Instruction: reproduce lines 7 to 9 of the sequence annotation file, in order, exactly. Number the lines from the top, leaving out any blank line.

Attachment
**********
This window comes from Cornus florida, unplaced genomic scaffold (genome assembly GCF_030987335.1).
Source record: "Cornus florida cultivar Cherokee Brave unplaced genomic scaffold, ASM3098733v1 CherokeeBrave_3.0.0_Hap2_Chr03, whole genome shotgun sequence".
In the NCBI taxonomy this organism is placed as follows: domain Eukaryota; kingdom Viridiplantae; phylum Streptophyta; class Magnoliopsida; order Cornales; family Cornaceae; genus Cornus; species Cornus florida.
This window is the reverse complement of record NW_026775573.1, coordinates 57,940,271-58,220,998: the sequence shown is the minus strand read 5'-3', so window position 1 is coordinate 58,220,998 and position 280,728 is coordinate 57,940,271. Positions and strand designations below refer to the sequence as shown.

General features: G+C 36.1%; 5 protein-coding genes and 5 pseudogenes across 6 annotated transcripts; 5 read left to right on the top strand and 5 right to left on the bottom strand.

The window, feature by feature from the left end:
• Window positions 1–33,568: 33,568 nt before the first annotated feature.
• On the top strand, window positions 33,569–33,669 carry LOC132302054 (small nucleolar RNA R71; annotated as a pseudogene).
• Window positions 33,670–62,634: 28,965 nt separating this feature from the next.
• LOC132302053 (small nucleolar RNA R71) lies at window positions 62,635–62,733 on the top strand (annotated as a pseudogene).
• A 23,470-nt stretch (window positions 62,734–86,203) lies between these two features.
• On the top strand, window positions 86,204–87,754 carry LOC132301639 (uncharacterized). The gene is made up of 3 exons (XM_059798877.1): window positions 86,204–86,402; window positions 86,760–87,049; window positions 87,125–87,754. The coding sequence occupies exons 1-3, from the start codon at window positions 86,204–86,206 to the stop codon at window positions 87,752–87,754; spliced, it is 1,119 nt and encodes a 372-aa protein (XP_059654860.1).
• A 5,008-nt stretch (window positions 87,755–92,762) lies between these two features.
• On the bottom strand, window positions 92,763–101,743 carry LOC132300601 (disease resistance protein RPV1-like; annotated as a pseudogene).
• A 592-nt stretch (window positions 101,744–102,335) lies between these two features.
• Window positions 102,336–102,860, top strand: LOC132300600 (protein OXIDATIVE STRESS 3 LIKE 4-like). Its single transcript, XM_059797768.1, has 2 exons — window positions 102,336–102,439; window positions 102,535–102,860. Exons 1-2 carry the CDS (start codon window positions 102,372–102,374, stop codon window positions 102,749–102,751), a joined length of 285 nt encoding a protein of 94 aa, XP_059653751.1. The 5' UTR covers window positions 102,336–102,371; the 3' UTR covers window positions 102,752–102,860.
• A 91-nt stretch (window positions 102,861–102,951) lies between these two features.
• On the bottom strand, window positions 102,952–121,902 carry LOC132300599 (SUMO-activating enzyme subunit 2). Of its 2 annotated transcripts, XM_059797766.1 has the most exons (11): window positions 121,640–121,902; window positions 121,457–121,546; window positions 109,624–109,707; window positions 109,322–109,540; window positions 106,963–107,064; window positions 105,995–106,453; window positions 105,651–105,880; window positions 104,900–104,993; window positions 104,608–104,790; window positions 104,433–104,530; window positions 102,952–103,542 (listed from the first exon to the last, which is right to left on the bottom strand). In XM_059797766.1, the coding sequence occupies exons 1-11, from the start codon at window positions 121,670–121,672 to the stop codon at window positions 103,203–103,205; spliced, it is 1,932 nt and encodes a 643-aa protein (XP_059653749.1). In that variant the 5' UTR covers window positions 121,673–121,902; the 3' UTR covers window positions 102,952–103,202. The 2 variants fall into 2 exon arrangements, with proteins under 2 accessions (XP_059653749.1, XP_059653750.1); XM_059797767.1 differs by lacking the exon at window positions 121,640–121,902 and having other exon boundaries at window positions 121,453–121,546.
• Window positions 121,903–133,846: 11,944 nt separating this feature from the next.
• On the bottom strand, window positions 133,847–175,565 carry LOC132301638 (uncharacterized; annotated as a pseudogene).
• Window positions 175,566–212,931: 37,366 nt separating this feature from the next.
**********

• Window positions 1–33,568: 33,568 nt before the first annotated feature.
• On the top strand, window positions 33,569–33,669 carry LOC132302054 (small nucleolar RNA R71; annotated as a pseudogene).
• Window positions 33,670–62,634: 28,965 nt separating this feature from the next.